Versiti Comprehensive Center for Bleeding Disorders
Versiti Comprehensive Center for Bleeding Disorders
As a hemophilia treatment center (HTC), Versiti Comprehensive Center for Bleeding Disorders (CCBD) provides diagnosis and ongoing medical and supportive care for patients who are born with or acquire a bleeding or clotting disorder. As the only federally funded Hemophilia Treatment Center of Excellence in southeastern Wisconsin, we aim to provide state-of-the-art, personalized medical care to all our patients.
Our board-certified hematologists lead an expert, multidisciplinary team dedicated solely to caring for patients with bleeding and clotting disorders. Comprehensive care means treating the whole person and their family, addressing physical, mental and emotional wellbeing. Our knowledgeable and dedicated staff provide support in medical and psychosocial care, offering up-to-date information relevant to all aspects of one’s life.
Patients and families treated at a Hemophilia Treatment Center of Excellence report an improved quality of life that inspires them to thrive physically, mentally and emotionally. Our team is skilled in connecting our patients with the resources they need to achieve their health goals.
Common Symptoms of Bleeding Disorders
- Easy bruising
- Heavy or prolonged menstrual periods
- Frequent, prolonged nosebleeds
- Prolonged or unusual bleeding after injury, surgery, childbirth or dental work
Conditions We Treat
Platelets are small, disc-shaped cells that circulate in the blood. Platelets play an important role in the clotting of blood and the beginning repair of injured blood vessels. Platelets stick to, and spread on, areas of damaged blood vessel walls (platelet adhesion). These spreading platelets release substances that activate other nearby platelets that clump at the site of injury to form a platelet plug (platelet aggregation). The surface of these activated platelets then provides a site for blood clotting to occur. Clotting proteins that circulate in the blood are activated on the surface of platelets to form a mesh-like fibrin clot.
- Hereditary PFDs: Most PFDs diagnosed are of the mild, hereditary type. These PFDs do not usually go away. A patient diagnosed with the hereditary type of PFD will usually have it for the rest of their life.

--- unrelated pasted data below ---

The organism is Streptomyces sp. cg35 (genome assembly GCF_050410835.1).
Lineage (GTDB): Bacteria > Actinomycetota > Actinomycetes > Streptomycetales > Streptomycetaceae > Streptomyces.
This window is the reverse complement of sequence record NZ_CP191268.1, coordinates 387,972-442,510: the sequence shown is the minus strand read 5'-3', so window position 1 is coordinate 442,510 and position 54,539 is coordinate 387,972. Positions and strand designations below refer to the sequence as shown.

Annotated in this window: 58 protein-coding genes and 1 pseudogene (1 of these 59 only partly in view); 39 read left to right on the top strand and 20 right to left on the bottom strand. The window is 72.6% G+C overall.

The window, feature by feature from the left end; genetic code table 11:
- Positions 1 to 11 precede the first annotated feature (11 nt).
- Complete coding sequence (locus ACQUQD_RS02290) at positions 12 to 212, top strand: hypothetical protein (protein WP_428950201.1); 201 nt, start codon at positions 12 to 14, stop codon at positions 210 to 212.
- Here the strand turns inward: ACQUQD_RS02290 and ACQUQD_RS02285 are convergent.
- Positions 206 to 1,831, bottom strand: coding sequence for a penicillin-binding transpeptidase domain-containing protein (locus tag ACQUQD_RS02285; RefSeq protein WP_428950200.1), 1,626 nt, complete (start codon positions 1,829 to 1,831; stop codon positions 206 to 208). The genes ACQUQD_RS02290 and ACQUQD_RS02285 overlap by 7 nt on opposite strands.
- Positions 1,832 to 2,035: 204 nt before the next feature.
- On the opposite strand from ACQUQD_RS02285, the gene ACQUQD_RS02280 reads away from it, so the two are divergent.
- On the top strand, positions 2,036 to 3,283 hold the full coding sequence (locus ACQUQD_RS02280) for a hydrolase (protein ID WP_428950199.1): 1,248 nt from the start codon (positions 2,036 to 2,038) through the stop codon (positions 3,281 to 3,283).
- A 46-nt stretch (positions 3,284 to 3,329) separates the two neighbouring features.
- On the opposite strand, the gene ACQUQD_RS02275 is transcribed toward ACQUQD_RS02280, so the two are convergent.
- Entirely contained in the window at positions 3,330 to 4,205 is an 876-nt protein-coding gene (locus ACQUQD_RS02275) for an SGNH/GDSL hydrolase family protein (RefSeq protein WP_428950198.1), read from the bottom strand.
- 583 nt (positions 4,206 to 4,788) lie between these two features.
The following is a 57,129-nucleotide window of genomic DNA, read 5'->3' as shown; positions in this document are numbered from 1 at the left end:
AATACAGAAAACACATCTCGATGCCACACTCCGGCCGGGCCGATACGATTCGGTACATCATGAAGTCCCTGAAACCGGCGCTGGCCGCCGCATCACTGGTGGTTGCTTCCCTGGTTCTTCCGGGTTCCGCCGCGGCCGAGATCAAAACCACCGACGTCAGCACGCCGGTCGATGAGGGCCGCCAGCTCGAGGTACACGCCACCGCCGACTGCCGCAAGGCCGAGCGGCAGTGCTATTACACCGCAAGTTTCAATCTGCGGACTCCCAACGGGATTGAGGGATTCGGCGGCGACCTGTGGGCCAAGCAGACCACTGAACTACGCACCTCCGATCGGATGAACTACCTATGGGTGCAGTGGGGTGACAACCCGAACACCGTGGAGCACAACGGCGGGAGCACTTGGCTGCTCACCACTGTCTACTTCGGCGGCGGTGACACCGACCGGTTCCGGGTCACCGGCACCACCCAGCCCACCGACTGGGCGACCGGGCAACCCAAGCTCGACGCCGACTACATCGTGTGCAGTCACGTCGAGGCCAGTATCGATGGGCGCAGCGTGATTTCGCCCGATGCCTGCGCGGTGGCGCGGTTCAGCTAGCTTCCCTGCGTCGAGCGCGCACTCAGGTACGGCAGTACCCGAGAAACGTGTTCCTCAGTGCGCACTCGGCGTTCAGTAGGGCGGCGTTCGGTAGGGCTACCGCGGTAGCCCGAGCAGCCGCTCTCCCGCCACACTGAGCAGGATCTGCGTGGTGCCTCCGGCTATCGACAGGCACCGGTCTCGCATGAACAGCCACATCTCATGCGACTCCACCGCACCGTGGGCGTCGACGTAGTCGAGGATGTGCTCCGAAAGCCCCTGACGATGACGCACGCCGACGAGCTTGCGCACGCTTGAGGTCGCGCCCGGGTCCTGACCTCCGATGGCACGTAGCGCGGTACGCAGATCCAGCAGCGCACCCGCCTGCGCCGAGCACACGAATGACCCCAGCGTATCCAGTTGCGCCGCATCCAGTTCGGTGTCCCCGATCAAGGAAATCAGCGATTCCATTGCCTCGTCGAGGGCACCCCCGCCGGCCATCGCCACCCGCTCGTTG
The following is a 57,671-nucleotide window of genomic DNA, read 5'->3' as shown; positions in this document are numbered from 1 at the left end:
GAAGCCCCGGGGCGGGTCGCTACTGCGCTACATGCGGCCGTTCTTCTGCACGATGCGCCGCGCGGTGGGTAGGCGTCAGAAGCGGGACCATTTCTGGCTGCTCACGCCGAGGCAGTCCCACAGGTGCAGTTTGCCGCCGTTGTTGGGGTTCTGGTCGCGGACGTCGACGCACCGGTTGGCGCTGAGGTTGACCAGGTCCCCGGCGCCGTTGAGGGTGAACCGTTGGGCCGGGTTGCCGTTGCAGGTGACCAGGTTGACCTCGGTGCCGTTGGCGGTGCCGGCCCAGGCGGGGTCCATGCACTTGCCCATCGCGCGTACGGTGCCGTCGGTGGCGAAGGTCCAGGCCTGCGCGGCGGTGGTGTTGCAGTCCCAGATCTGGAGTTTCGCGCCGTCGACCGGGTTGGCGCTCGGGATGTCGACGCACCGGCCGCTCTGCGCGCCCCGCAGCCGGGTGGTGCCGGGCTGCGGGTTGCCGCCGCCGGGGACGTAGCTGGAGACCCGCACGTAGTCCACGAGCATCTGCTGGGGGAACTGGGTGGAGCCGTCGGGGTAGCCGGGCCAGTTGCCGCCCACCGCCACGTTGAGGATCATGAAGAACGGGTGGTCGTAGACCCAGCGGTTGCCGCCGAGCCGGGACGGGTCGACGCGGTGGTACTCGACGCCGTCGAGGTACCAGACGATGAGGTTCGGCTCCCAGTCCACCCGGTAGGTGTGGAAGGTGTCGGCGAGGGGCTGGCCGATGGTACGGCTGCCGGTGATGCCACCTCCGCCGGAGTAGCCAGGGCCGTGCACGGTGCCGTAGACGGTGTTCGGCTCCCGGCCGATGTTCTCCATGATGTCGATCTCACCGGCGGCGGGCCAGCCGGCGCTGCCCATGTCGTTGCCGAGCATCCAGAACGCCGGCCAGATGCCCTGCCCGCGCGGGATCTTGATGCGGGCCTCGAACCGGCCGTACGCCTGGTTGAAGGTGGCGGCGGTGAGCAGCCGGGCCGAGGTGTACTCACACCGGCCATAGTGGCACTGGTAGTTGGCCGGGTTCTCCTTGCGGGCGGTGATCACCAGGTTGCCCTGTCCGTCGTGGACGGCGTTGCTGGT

- Acquired PFDs: These are caused by certain medical conditions or from the use of medications that inhibit platelet function, such as aspirin, non-steroidal anti-inflammatory drugs (such as ibuprofen and naproxen), blood thinners, and some antibiotics, antidepressants, anesthetics and heart drugs. Platelet function returns to normal when these medications are stopped.
- Bernard-Soulier syndrome: A more severe, rare hereditary PFD that results in an inability of platelets to stick and spread at sites of blood vessel injury.
- Glanzmann’s thrombasthenia: A rare, severe hereditary PFD that results in an inability of platelets to aggregate.
Thrombophilia is a condition that leads to an increased risk of developing dangerous blood clots in the veins or arteries. Blood clots in veins are called “venous thrombosis” and occur most often in the legs. Blood clots in arteries are called “arterial thrombosis” and cause strokes or heart attacks. Several conditions have been identified that may lead to clots; they may be present at birth (congenital or inherited) or may occur as the result of another condition (acquired).
Under certain circumstances, the system in the blood vessels that regulates the blood clotting process is disturbed and a blood clot abnormally forms within the veins or arteries. Sometimes, these clots become large enough to obstruct the blood flow through that vein or artery. This can interfere with the blood supply to vital tissues, causing pain and swelling of the tissue in that area, and can even cause permanent tissue damage. Clots can grow quickly and can break apart, sending small pieces of the clot (called emboli) through the blood. These can then become lodged in vessels in different areas of the body, most commonly the lungs (pulmonary embolism). An embolus in the vessels of the brain can cause a stroke. Both of these can be life-threatening.
Acquired thrombophilia: A person may develop an acquired thrombophilia at any point in their life. An acquired thrombophilia may be transient, meaning it may disappear on its own, or as a result of treatment. Acquired thrombophilia is not passed from a parent to a child, but a family may have a predisposition to develop acquired thrombophilia. A person may develop an acquired thrombophilia and may also have an inherited thrombophilia. The presence of more than one thrombophilia condition, whether acquired or hereditary, can significantly increase the risk for developing clots. There are several types of acquired thrombophilia that can be detected by appropriate laboratory testing.